As anyone who knows me will tell you, I am a massive WWE/WWF fan. I started watching Monday Night Raw when I was 5 years old with my older brother and have been hooked ever since. I understand fully that wrestling is an acquired taste and before anyone decides to chime in, yes, I am fully aware that it is ‘fake’. In fact I never had any illusions about this as even when I was 5 years young I never truly believed that what I was watching was ‘real’. I believed that it was an incredibly skilful, physical and potentially dangerous art-form that requires years of physical and mental dedication to do safely and in an entertaining manner and it was for that reason that I became such a big fan and also why I still am today.
On this subject, what constitutes ‘fake’ anyway? Do the guys in the ring genuinely hate each other? It’s possible, do they dress and act in the same way in the ring as they do in day-to-day life? You would be surprised, and do they actually mean to inflict actual bodily harm on each other? Almost certainly not. However the show they put on took days of practice, meticulous planning and hard work to choreograph, the performers almost certainly were left physically strained and in a great deal of pain and that’s only if the whole thing went off without a hitch, a very rare occurrence, and you’ll struggle to find a more ‘real’ thing than the roars of enjoyment from the crowds who pack venues across the globe to see it in person. Yes, it’s ‘fixed’ but guess what so is Twilight, so is Family Guy, so is most Italian Football and so is Katie Price but know body brands these subjects in the same way and anybody who calls wrestling ‘fake’ and therefore pointless but then goes home and watches Made in Chelsea seriously needs to re-think their argument.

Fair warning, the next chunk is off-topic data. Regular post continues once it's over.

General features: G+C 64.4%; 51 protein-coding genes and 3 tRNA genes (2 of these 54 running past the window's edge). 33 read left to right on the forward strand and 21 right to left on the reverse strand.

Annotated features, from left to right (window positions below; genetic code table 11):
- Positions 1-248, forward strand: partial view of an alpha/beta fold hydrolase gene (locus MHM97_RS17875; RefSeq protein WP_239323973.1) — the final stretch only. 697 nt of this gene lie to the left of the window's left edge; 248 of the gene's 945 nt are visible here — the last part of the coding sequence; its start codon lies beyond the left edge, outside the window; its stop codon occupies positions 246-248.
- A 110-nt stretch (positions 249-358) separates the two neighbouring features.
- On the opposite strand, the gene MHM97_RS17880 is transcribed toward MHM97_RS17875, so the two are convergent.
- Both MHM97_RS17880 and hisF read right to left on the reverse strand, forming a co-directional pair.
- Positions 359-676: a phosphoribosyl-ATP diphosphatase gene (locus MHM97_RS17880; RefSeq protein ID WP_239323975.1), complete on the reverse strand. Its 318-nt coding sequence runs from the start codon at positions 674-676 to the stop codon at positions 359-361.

Hoping off my soap box before this piece is rejected for being too angry, word reached my ridiculously-too-large-for-the-size-of-my-head ears that a number of professional wrestlers would be attending Wrexham’s Comic Con event this year. Needless to say I was thrilled and through a combination of persistence and dumb luck I managed to secure a Press Pass for the event and hoped to obtain an interview or two.
My main target was Dustin Runnels, the Hardcore Legend Mick Foley was also present but I knew that getting anywhere near him would be nigh-on impossible and besides that I was always a huge fan of Mr Runnels. During his time in WWE/F Runnels portrayed the character of Goldust a bizarre, maniacal and surprisingly creepy individual obsessed by Hollywood cinema, beautiful women and dispatching opponents in a number of creative and sometimes brutal ways.
I and my camera man and good friend Rob Stead entered the venue, shook a few hands and awaited the arrival of Dustin Runnels. The stats, 6,6 and 249lbs really are nothing more than simple stats until you see them in person. Mr Runnels appeared at his table wearing his trade mark face paint and in a ‘now or never’ style move we approached and asked for an interview. What surprised me the most wasn’t the fact that he said yes but the fact that he agreed to do it right there and then and sure enough around 6 minutes later I had a full interview with one of my childhood hero’s under my belt.
It’s all too easy to big-up your hero’s because their just that but despite being tired Dustin Runnels came across as very likeable and laid back, unfortunately I just come across in the video as very nervous but truth be told I was.
I hope you enjoy the interview, regardless of a few of my slip-ups and what not. Notable topics discussed are Goldust’s WWE return at this year’s Royal Rumble event, his thoughts on how WWE are using his brother Cody Rhodes and Damian Sandow and Goldust’s famous Parking Lot Brawl match with Roddy Piper.